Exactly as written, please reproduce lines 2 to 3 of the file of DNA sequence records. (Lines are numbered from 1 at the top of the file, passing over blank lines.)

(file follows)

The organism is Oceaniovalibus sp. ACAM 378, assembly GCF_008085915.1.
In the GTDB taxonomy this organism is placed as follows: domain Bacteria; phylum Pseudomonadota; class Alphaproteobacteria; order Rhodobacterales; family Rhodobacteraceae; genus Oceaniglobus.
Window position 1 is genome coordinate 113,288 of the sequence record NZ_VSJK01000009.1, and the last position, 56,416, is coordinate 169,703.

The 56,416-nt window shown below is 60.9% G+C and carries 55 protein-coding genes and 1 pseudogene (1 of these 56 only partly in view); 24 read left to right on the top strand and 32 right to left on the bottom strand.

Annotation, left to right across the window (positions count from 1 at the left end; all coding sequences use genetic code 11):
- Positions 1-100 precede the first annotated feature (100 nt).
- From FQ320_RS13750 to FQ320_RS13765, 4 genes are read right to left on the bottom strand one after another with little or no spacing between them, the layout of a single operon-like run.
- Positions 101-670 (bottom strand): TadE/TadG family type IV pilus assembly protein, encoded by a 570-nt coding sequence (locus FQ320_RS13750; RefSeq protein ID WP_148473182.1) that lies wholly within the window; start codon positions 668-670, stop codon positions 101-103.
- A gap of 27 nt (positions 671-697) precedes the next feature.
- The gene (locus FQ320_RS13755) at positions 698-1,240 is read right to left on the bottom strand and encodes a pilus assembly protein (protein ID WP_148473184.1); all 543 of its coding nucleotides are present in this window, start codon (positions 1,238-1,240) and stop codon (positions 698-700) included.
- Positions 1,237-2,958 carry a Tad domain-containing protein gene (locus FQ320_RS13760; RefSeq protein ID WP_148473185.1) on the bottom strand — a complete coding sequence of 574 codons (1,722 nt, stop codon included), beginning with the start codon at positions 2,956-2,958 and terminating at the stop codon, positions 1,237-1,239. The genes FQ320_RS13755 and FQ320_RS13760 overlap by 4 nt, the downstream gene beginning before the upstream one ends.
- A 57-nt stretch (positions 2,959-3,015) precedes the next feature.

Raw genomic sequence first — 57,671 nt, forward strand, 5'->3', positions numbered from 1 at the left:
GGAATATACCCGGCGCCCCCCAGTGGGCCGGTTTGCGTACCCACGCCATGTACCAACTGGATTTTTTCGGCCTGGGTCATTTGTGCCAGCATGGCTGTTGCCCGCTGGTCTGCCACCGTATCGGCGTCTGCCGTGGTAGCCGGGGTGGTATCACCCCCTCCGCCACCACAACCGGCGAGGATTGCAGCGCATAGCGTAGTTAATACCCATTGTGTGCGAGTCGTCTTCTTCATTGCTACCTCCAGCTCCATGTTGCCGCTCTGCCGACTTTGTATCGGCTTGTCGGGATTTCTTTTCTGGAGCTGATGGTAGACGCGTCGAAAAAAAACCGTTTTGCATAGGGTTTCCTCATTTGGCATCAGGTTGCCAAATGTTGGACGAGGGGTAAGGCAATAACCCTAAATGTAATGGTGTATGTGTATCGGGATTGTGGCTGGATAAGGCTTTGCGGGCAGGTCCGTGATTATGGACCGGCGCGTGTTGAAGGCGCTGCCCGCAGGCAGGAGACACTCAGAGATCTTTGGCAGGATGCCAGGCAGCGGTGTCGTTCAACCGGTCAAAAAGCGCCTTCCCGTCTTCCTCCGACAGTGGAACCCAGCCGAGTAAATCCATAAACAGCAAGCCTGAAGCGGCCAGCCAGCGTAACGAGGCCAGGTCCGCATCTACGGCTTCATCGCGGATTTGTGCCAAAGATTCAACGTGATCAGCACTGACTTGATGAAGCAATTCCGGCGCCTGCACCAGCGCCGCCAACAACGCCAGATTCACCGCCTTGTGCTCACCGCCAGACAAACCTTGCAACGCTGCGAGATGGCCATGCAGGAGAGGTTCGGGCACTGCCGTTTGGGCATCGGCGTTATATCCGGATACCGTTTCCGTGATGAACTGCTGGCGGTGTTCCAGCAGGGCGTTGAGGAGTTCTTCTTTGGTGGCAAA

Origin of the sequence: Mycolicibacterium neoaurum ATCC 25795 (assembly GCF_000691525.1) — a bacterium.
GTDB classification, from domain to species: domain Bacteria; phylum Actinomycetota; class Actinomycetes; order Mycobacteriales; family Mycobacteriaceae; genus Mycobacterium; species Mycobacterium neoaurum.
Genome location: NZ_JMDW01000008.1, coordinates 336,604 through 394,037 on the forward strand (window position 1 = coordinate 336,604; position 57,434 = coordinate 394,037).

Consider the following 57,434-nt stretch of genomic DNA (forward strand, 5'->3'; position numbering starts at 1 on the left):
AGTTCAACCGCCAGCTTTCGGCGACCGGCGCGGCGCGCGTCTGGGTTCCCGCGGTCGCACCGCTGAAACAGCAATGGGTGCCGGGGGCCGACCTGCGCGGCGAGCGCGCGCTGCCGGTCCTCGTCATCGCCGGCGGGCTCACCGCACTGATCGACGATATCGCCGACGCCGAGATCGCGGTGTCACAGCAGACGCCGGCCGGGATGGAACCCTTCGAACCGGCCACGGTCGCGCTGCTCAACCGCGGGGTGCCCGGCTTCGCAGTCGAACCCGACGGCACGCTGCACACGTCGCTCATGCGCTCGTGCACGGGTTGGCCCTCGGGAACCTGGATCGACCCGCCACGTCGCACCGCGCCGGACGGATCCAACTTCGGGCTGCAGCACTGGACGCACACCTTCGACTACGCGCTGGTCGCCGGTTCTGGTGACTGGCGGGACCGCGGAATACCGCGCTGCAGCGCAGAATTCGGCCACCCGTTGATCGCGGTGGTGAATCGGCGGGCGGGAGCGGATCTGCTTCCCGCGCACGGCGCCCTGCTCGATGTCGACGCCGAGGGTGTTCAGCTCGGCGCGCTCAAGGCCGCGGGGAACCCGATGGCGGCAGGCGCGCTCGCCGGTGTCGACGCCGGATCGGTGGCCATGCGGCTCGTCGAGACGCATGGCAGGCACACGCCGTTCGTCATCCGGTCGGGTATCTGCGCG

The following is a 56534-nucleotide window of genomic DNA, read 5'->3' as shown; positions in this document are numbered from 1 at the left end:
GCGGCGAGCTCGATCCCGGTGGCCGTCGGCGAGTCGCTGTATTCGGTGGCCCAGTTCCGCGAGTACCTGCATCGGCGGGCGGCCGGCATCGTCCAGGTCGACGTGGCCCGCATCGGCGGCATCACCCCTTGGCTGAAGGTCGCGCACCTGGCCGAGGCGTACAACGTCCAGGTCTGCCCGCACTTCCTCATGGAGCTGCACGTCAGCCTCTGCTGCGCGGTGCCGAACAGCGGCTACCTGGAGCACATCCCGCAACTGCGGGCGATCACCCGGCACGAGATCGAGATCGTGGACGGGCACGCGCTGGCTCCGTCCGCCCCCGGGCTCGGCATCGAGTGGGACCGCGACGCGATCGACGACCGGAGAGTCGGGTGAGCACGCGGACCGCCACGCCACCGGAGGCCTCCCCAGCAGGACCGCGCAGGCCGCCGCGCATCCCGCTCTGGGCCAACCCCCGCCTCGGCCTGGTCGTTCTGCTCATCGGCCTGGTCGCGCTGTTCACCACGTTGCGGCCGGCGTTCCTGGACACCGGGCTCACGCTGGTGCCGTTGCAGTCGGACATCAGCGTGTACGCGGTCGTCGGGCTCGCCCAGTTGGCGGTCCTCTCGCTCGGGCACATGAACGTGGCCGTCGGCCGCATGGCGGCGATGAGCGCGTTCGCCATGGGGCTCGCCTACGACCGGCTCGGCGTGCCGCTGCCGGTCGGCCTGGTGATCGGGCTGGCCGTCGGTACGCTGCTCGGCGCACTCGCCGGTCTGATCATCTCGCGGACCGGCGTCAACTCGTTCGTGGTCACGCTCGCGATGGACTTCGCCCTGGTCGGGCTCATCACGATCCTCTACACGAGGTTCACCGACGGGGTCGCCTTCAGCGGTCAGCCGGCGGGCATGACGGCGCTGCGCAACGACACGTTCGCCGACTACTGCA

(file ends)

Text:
In the GTDB taxonomy this organism is placed as follows: domain Bacteria; phylum Pseudomonadota; class Alphaproteobacteria; order Rhodobacterales; family Rhodobacteraceae; genus Oceaniglobus.
Window position 1 is genome coordinate 113,288 of the sequence record NZ_VSJK01000009.1, and the last position, 56,416, is coordinate 169,703.